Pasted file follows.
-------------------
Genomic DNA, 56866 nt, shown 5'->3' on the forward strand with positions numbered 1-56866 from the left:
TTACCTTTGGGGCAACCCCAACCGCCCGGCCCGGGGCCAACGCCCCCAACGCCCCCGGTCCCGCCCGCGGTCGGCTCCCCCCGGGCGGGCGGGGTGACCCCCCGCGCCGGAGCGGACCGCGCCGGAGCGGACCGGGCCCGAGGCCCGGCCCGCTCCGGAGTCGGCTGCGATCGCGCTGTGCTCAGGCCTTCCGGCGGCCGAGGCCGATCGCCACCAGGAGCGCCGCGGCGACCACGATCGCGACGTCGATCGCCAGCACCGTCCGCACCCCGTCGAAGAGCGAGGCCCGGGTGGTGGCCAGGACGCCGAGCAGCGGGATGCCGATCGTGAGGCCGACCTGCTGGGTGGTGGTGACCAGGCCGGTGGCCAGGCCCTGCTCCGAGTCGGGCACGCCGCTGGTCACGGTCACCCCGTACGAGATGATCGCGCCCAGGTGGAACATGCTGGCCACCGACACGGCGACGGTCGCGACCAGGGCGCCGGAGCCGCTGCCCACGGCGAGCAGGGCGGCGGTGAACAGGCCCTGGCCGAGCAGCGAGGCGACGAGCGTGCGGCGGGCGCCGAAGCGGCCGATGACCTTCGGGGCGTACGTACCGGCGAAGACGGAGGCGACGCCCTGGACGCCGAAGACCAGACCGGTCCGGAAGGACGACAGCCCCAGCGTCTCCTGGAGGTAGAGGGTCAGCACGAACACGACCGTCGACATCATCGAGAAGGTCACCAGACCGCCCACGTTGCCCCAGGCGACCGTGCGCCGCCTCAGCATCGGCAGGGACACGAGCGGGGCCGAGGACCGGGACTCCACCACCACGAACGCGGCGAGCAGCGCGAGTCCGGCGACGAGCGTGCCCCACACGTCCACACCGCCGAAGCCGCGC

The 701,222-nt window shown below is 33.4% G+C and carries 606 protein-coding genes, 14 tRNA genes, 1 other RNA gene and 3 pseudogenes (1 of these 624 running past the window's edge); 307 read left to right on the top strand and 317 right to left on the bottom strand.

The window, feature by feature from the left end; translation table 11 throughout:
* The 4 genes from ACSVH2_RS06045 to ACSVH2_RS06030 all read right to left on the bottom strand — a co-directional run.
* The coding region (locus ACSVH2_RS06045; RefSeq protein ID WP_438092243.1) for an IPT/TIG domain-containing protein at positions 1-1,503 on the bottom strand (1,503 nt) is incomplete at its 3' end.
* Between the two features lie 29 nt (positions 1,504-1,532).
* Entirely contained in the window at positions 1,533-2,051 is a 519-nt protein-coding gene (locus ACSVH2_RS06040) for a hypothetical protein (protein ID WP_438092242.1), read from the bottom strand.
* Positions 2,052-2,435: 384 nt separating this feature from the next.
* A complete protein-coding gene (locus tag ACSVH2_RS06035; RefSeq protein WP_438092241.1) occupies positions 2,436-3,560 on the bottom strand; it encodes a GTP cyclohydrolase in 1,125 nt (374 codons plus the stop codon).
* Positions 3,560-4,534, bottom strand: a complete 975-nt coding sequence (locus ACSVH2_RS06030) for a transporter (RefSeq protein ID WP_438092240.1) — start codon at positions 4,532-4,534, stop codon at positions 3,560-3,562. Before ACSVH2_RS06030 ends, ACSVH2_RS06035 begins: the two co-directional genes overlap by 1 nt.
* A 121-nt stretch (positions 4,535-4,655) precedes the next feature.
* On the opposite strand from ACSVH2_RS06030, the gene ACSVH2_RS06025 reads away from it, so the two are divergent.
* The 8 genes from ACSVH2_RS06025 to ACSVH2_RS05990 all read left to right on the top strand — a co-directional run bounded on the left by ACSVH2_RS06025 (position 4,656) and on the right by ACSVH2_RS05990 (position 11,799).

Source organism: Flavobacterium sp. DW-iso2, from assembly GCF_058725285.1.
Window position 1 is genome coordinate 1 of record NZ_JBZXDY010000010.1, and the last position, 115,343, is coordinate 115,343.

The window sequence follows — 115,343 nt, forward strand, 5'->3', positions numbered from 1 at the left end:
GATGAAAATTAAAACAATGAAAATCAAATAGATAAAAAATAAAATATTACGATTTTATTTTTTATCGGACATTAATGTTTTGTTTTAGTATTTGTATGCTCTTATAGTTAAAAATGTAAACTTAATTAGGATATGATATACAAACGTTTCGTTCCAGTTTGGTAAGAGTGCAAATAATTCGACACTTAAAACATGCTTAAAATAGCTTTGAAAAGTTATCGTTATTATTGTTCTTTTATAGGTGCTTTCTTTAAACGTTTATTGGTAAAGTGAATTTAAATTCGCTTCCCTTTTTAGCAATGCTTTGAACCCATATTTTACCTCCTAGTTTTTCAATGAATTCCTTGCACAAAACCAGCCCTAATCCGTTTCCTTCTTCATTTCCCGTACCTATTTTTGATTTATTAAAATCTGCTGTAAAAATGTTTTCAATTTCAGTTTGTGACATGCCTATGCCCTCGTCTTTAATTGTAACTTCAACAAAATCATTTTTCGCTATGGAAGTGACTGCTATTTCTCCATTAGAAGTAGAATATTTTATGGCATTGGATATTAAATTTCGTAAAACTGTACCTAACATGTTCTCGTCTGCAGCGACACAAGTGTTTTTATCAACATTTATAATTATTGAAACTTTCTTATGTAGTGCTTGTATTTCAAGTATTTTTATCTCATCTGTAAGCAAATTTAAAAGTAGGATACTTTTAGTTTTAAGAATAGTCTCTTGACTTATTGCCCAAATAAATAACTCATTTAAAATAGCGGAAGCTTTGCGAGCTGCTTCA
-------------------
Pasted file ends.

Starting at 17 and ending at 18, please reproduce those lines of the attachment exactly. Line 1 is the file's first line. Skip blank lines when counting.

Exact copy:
The window sequence follows — 115,343 nt, forward strand, 5'->3', positions numbered from 1 at the left end:
GATGAAAATTAAAACAATGAAAATCAAATAGATAAAAAATAAAATATTACGATTTTATTTTTTATCGGACATTAATGTTTTGTTTTAGTATTTGTATGCTCTTATAGTTAAAAATGTAAACTTAATTAGGATATGATATACAAACGTTTCGTTCCAGTTTGGTAAGAGTGCAAATAATTCGACACTTAAAACATGCTTAAAATAGCTTTGAAAAGTTATCGTTATTATTGTTCTTTTATAGGTGCTTTCTTTAAACGTTTATTGGTAAAGTGAATTTAAATTCGCTTCCCTTTTTAGCAATGCTTTGAACCCATATTTTACCTCCTAGTTTTTCAATGAATTCCTTGCACAAAACCAGCCCTAATCCGTTTCCTTCTTCATTTCCCGTACCTATTTTTGATTTATTAAAATCTGCTGTAAAAATGTTTTCAATTTCAGTTTGTGACATGCCTATGCCCTCGTCTTTAATTGTAACTTCAACAAAATCATTTTTCGCTATGGAAGTGACTGCTATTTCTCCATTAGAAGTAGAATATTTTATGGCATTGGATATTAAATTTCGTAAAACTGTACCTAACATGTTCTCGTCTGCAGCGACACAAGTGTTTTTATCAACATTTATAATTATTGAAACTTTCTTATGTAGTGCTTGTATTTCAAGTATTTTTATCTCATCTGTAAGCAAATTTAAAAGTAGGATACTTTTAGTTTTAAGAATAGTCTCTTGACTTATTGCCCAAATAAATAACTCATTTAAAATAGCGGAAGCTTTGCGAGCTGCTTCA